More Agents Encounter the Unexpected in Showings

June 22, 2012

More real estate professionals say they are getting an unexpected surprise when they arrive at foreclosed homes: The homes aren’t really vacant. Squatters are living there and it’s led to some awkward — and even dangerous — encounters, they say. 

There have been recent reports of attacks, sexual assaults, and even homicides against real estate professionals who entered homes they thought were vacant, only to find someone else there. 

"There are always potential dangers when showing or previewing any type of property, but vacant homes pose some unique risks," Matt Lombardi, the National Association of REALTORS®’ vice president in charge of NAR’s National Safety Program, told Inman News. "You never know if you're going to encounter drug users, prostitutes, squatters, or even the original home owner who's still living there and is angry that he and his family are about to get kicked out by the bank."

Inman News recently released an article with some tips from safety expert Andrew L. Wooten for real estate professionals in determining whether a home is really vacant before entering:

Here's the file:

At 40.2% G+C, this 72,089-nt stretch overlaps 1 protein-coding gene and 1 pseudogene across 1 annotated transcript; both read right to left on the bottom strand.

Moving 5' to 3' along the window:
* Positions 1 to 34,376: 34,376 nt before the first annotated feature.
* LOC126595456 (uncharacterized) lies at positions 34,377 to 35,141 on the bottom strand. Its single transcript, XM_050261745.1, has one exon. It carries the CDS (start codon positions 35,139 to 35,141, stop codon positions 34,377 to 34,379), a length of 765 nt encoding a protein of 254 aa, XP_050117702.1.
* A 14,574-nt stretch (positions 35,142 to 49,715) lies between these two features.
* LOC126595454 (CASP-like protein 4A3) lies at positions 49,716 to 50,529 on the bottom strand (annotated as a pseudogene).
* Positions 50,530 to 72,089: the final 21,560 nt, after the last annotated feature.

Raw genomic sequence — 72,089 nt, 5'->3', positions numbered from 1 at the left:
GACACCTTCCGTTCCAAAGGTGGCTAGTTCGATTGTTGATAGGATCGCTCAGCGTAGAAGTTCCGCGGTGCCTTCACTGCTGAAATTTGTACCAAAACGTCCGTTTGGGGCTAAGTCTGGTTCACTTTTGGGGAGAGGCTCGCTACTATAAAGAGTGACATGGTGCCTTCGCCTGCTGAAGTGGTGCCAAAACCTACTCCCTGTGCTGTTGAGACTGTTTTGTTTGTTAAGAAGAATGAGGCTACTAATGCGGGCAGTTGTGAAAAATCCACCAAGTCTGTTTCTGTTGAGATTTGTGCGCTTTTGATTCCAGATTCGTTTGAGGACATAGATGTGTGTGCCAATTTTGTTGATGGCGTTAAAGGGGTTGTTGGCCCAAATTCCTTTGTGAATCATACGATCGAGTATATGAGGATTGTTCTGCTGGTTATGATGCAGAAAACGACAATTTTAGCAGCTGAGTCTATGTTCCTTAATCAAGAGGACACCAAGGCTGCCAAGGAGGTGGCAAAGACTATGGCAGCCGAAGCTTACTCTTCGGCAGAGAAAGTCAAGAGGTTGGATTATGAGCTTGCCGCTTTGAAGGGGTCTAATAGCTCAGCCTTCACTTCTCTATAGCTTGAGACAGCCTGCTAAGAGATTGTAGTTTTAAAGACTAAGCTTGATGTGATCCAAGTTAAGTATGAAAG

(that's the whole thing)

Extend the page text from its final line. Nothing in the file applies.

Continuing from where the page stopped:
• Walk around the perimeter of the home before you enter to look for any signs that someone may be inside. 
  • Visit vacant homes only during daylight hours. 
  • Check to see if any doors have been unlocked or are open. 
  • Look through the windows to see if there is any trash or blankets scattered around the floor. 
  • Check if cardboard boxes or wood pallets are stacked against any exterior walls, which could be used to climb through a window. 

For real estate professionals who ever suspect someone is in a vacant home, safety experts recommend leaving the property and calling the police immediately.

Source: “Vacant Homes Pose Risks for Agents,” Inman News (June 19, 2012)

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